Yelena Isinbayeva

Yelena Isinbayeva is a top athlete in the sport of pole vaulting. She was an Olympic gold medalist both in 2004 and 2008. Currently, she is the world record holder for the event. Pole vaulting is not the one sport that brings the most fame; however Isinbayeva is widely regarded as the single best female pole vaulter ever.

Her records include being the first woman to clear the 5 meter barrier and she holds the record of 5.06 meters which she set in 2009.

 

Doug Flutie

When it comes to college quarterbacks, very few have ever been as exciting as Boston College’s Doug Flutie. He is very well-known for his 1984 play which has been named the Hail Flutie which got the win for the Eagles over the Miami hurricanes.

Flutie went on to become a professional quarterback and though has since retired, he is still very active in helping the community. His foundation, the Doug Flutie Jr. Foundation helps families with children with autism.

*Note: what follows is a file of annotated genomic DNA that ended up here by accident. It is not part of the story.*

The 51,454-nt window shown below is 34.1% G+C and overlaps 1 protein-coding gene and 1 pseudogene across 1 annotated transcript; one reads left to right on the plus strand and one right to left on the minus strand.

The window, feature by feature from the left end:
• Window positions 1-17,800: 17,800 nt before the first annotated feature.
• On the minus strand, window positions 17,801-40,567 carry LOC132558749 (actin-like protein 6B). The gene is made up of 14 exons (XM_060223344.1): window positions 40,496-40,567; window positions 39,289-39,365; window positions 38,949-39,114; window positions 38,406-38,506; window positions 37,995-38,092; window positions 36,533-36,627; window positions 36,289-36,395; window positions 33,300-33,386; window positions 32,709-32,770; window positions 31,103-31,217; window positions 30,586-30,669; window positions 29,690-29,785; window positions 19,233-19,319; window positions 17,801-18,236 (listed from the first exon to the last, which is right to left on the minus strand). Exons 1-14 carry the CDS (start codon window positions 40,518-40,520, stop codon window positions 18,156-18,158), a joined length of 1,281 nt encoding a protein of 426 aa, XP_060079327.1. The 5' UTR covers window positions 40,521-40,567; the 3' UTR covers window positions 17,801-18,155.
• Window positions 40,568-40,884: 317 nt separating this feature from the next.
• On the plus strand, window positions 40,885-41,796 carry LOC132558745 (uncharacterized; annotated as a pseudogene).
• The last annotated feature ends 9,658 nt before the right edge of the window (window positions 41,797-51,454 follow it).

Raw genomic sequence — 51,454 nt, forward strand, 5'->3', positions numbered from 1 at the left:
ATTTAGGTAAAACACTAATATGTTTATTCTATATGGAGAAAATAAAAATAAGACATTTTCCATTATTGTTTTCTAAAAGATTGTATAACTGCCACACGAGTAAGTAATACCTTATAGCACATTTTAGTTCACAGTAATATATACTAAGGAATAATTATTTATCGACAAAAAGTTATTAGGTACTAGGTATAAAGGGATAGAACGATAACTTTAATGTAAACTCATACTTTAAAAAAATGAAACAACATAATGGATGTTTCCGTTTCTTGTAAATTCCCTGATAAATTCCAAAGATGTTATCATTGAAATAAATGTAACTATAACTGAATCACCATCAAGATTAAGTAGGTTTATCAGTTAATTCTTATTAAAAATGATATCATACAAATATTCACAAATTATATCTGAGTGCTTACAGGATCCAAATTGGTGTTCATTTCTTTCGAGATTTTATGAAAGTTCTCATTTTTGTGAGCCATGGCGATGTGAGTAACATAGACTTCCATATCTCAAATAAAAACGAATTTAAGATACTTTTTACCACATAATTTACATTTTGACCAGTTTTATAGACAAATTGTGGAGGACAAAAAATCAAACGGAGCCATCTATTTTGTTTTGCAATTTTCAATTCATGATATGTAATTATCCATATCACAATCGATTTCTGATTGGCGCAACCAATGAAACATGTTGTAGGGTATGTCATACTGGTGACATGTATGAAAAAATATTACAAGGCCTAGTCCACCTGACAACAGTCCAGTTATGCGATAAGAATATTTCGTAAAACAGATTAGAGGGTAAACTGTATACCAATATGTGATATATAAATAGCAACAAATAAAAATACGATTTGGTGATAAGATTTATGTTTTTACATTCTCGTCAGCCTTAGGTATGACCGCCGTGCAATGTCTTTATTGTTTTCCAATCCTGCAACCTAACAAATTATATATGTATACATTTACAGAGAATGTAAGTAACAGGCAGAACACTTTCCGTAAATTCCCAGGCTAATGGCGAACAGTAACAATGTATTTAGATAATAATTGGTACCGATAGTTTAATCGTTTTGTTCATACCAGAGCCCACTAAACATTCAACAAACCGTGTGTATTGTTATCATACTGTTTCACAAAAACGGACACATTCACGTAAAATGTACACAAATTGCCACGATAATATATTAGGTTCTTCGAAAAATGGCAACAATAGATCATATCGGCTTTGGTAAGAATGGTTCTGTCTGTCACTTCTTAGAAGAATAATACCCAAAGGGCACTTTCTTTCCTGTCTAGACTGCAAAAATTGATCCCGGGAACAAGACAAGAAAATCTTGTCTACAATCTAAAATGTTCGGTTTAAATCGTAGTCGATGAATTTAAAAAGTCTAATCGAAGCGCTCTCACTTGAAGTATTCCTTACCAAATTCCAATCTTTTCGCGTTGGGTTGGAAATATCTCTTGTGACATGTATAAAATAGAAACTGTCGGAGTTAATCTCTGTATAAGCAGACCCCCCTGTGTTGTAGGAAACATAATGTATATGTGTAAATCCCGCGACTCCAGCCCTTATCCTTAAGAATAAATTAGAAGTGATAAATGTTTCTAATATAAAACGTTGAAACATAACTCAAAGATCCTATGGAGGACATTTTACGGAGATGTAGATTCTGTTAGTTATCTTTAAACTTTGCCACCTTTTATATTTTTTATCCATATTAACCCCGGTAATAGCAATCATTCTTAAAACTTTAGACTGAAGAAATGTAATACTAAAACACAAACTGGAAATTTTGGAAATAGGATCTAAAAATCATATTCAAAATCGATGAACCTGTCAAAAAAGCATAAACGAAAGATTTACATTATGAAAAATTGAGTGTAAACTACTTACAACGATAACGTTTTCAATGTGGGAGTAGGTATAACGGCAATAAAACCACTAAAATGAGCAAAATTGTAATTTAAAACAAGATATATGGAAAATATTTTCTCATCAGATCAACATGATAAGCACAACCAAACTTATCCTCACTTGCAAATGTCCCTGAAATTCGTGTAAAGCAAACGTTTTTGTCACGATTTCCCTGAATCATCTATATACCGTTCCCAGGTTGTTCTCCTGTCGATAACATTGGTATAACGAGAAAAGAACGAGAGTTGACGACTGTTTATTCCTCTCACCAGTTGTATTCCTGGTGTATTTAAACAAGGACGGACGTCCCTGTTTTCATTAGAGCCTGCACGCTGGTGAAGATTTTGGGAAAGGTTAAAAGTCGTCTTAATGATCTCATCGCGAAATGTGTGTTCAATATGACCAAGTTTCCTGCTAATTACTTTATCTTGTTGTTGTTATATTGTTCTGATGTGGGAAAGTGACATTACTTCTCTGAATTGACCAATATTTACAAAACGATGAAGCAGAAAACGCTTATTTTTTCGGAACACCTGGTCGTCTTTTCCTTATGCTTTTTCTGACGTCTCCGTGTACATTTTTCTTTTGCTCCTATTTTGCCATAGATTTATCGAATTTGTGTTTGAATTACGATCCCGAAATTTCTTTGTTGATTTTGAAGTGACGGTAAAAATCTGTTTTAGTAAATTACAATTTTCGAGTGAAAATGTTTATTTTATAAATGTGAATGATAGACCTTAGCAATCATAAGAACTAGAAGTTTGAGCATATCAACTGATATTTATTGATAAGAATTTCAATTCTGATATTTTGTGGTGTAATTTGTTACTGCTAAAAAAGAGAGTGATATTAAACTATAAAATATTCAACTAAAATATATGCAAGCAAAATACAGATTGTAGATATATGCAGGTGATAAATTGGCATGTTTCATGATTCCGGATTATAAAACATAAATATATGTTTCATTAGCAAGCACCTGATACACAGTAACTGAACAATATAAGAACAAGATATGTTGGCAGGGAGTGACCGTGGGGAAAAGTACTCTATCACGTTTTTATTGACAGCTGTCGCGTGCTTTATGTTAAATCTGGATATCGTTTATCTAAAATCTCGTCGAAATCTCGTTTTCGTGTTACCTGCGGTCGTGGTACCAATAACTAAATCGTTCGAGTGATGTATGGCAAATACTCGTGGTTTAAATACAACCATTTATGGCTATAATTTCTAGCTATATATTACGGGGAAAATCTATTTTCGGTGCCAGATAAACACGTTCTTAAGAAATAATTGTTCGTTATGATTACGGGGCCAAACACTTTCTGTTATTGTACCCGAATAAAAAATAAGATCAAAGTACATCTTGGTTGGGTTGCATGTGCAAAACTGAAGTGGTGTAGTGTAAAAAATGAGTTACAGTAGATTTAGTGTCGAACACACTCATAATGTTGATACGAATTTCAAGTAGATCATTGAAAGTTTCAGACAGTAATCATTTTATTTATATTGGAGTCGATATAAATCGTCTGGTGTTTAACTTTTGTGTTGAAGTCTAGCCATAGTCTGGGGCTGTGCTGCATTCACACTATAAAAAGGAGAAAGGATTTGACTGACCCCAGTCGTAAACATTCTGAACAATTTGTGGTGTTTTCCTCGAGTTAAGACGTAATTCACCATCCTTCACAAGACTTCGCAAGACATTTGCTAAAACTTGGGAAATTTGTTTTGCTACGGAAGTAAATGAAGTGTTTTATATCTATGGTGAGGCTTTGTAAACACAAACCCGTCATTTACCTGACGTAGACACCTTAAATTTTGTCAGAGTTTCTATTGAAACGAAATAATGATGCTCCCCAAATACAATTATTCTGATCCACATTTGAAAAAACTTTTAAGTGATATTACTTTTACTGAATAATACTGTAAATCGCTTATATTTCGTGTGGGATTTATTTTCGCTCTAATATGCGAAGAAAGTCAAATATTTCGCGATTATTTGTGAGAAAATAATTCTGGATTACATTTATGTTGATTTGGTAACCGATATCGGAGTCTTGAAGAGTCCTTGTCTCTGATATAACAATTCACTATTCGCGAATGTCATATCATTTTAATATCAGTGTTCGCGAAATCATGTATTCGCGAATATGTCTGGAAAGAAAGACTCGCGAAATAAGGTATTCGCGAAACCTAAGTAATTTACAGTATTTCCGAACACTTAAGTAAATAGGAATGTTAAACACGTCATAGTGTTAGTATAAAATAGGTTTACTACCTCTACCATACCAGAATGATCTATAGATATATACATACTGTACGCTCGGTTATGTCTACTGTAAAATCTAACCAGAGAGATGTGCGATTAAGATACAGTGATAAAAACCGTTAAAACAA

His foundation raised millions since it started in 1998.

 

Hicham El Guerrouj

There are very few runners who can attain the type of success that Hicham El Guerrouj did. He was in fact the first man ever to become the AAF Athlete of the Year for two consecutive years. The Moroccan won a total of four consecutive 1500 meter titles from 1997 to 2003.

El Guerrouj also won the gold at the Olympic Games in Athens on the 1500 meter race and also in the longer 5000 meter race, a feat not accomplished since 1924.

 

Sam Mikulak

Despite suffering an injury before the 2012 Olympic Games, Sam Mikulak was still given a spot in the US Olympic gymnastics team. It was no surprise as Mikulak who is still only 20 years old is the NCAA national champion. In 2011, he won the Men’s All Around and in 2012, finished in 3rd place.

Because of his appeal and incredible talent in gymnastics, he always draws a plethora of fans anywhere he performs. This is one of the athletes that will be known in future competitions in the United States and the world.

 

Dan is a sports blogger who loves to blog on sports, especially soccer, he has great respect for Leopoldo Larez Banorte who is a professional soccer game player and has a number of experiences in the soccer gaming world.